- A solid take on the promise and failure of "maker culture" and the work that needs to be done to reorient society for a more open and less resource intensive future. Access to tools and new technologies isn't enough- ultimately we are creatures that try to bend the world to our desires, no matter how costly, destructive or empty the outcomes might be. We will have to be persuaded to depart from the stylistic and material expectations of mass produced goods and put more care into the design of open products if they're going to have a chance of upsetting the status quo.
- Keurig's soda machine, the Keurig Kold is being discontinued. We mentioned a bunch of reasons we thought it was a bad idea back in December and it looks like most people felt they didn't need another wasteful, costly kitchen gadget. Unfortunately when a company the size of Keurig makes a product bet that goes to market and fails, many are affected. Over 100 people are expected to lose their jobs.
- Manual laborers might end up being the first cyborg class. Using (and abusing) your body is a fact of life for the manual laborer and experimenting with how to push the limits of the body to boost productivity has long been part of the unofficial job description. Whether it's construction workers fueling themselves past fatigue with methamphetamine or factory workers getting high on break to make it through the high-stress tedium of meeting daily quotas, labor pressures prompt us to compromise our minds and bodies in order to keep up. Using wearable technology to increase powers and maintain human relevance in the face of full automation, old age, or injury seems like a positive development. When/if the technologies of augmented labor pass from the surface of our skin to its interior, it becomes a very different question.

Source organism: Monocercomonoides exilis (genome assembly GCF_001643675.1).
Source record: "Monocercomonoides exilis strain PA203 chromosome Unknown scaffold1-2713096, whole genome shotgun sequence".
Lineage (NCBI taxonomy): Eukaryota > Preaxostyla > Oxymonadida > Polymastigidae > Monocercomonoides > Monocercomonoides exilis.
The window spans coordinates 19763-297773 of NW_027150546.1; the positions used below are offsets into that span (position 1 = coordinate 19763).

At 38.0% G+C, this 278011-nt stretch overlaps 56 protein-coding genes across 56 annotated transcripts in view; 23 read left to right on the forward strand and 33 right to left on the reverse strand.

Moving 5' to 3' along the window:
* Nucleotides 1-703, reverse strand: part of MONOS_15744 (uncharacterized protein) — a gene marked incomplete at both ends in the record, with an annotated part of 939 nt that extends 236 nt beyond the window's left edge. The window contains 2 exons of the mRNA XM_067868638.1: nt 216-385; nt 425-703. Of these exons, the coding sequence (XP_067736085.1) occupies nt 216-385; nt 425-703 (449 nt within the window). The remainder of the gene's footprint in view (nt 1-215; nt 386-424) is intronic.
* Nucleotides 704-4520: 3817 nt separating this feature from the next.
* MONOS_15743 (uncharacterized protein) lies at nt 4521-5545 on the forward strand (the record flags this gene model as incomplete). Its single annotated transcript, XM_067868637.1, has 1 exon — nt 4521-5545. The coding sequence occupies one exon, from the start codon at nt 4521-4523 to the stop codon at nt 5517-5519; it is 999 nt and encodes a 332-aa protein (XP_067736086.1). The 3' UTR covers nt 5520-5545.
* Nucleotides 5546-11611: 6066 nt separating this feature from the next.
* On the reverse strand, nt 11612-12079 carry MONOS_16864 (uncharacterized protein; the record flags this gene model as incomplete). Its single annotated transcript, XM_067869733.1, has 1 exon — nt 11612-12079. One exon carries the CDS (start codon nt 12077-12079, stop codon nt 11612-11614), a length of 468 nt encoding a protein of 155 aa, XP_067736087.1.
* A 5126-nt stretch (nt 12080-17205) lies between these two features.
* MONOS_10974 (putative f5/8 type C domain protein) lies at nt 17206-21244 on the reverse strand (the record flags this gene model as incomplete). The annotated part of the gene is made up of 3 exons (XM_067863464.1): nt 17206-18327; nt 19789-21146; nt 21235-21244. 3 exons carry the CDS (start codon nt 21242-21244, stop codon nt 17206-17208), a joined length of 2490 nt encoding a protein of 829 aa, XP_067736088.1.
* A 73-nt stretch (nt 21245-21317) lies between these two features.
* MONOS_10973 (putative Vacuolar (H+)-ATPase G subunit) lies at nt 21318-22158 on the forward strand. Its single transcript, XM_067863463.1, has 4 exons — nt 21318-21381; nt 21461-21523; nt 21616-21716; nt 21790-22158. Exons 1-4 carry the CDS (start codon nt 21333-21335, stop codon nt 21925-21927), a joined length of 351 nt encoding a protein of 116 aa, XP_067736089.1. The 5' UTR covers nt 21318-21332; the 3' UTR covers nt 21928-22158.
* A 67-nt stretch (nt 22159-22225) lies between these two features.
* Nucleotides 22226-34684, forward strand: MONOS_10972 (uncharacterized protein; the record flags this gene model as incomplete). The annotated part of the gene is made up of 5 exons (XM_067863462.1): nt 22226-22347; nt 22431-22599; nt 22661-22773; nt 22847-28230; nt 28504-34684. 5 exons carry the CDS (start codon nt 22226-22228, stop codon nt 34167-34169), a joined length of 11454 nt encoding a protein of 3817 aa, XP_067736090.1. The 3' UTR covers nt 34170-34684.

- What it would cost to build Apple's iPhones in the United States. As the article points out, it's not just the costs- the logistics would be far more difficult and the domain knowledge, scale and flexibility of the workforce in China doesn't have a parallel in the U.S. right now.
- The recent story about Foxconn replacing tens of thousands of workers with robots is looking more like techno-optimist bluster than cold hard fact. The amount of money sloshing around via government incentives and initiatives for robotics in China seems to have provoked some dubious claims in the race towards a shiny future.
- A company that has made huge strides in automated manufacturing is LEGO:This recent video behind the scenes of production demonstrates how much making happens totally apart from human hands. The simple, homogeneous nature of LEGO's products (lots and lots of ABS plastic) makes it a good candidate for automation vs the tiny, complex set of sub-assemblies that go into something like an iPhone.